The bends were a regular hazard for abalone divers. Storms, fog and collisions at sea confront all those who sail the seas.
Delicious fish and other seafood on our tables can cost more than just the market price.
Commercial fishermen confront many risks. The greatest of these is the weather. Large storms, unexpected gales and heavy fog present great dangers for small boats. These conditions can lead to capsizing, grounding, becoming lost and collisions.
The abalone divers written about two weeks ago faced additional risks such as their lines becoming tangled, the air hose being cut and the bends. The divers experienced decompression illness regularly, and many couldn’t be treated in time.
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Several years ago, John Knox, my graduate assistant, and I were interviewing two members of the Pierce family who were involved in abalone diving. They spoke of the men who were rushed to the decompression chambers in Santa Barbara, of those who were too late, and the families who were left without fathers.
The stories cast a dark cloud over us.
Their stories are part of the reality encompassed in the exhibit “The Catch: Stories of Local Fishermen,” that’s now showing at the San Luis Obispo County History Center at 696 Monterey St. in San Luis Obispo.
It’s researched and organized by Cal Poly graduate history student and Morro Bay fishing community member Barbara Healy Stickel.
Part of the exhibit deals with Arnold Ennis and his family, who came to Morro Bay from Knappa, Oregon in 1954.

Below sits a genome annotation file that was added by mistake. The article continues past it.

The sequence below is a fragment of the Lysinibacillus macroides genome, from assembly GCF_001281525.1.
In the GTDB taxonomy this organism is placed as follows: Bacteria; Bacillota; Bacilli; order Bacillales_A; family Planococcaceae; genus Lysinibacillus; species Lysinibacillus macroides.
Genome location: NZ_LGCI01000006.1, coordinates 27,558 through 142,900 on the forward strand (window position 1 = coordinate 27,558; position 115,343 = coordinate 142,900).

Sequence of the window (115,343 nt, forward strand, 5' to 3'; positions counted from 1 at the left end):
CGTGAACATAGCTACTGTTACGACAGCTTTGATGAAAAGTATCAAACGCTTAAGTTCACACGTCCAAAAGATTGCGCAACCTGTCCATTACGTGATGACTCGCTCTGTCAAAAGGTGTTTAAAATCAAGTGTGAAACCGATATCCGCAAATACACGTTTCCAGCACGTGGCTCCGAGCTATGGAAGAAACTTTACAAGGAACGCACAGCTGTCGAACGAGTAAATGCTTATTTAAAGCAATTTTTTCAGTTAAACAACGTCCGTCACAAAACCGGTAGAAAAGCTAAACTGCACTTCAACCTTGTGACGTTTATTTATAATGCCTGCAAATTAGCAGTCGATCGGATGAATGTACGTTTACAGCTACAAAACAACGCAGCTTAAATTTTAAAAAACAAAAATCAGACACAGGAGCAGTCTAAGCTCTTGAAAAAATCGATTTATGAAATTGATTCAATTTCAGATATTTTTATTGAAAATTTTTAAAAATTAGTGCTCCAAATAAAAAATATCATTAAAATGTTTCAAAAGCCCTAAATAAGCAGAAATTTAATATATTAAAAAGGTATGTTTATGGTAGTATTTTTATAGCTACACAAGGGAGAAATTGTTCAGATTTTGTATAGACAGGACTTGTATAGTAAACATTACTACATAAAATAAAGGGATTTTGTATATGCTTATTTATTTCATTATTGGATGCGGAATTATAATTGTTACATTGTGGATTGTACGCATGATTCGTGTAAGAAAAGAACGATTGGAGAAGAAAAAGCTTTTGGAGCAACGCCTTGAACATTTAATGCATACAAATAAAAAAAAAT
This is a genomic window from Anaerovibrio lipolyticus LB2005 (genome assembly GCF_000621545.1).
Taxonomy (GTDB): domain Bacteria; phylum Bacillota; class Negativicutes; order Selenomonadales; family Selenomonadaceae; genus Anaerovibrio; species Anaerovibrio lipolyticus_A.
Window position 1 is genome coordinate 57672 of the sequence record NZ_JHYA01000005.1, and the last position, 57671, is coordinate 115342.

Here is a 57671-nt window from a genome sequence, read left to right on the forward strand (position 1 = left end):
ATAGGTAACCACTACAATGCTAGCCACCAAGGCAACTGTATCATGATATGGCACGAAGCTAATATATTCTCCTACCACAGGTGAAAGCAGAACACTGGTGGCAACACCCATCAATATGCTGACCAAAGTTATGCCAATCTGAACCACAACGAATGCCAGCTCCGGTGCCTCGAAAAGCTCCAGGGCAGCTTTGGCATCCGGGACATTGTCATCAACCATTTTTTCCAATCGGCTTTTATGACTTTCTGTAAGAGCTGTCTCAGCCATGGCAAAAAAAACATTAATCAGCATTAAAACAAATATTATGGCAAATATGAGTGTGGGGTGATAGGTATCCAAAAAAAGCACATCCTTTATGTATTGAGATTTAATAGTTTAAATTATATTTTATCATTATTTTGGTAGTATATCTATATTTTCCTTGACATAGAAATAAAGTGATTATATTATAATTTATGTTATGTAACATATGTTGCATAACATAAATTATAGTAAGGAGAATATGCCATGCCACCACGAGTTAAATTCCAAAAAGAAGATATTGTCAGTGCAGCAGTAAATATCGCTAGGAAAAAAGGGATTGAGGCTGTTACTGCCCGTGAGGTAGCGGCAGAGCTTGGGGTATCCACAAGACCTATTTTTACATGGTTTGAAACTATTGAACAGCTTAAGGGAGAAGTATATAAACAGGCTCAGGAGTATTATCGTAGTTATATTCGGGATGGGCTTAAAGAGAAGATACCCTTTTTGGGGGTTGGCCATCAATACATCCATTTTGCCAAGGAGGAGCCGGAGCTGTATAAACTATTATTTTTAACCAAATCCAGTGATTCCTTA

Beth Dahlquist Pallai, Arnold’s granddaughter, wrote to Barbara about a shipwreck that has a happy ending:
“My grandfather, Arnold Ennis, and his brother, John Ennis, both fished out of Morro Bay. John since the late 40s and my Grampa since the early to mid-50s.
“Grampa’s boat was the Gladys E. and John’s was the Renabel, both were trawlers.”
Trawlers are a type of fishing boat designed for dragging lures or baited hooks while moving through the water.
In December 1956, Arnold “was traveling from San Pedro en route to Morro Bay for Christmas, because he had promised my mother he would be there. He had the boat on auto-pilot and woke up in the middle of the night when the boat hit the rocks south of Montaña de Oro.
“It was pitch black and raining. He knew the boat was listing, so he got off the boat and swam to the rocks. There wasn’t a beach, just a straight up cliff, so he swam back to the boat and got a claw hammer and then swam back to the cliffs. Before he bailed, he radioed for help via shortwave. My grandma picked up his call, notified friends, family and the local sheriff who all headed out to search for him.
“Grampa meanwhile scaled the cliff using his hammer to help him climb up to the top. Then he searched for some shelter.
“He found some kind of shack or cabin out there on the bluffs and went in.
“Grandma and the sheriff eventually found him and picked him up.
“The next day, the whole town went back out to the Gladys E. and filled up a bunch of empty oil drums with compressed air aboard the Gladys E. to allow her to float, then had her towed by the Coast Guard back to Morro Bay to be dry docked for repairs.”
Dan Krieger is a professor emeritus of history at Cal Poly and president of the California Mission Studies Association.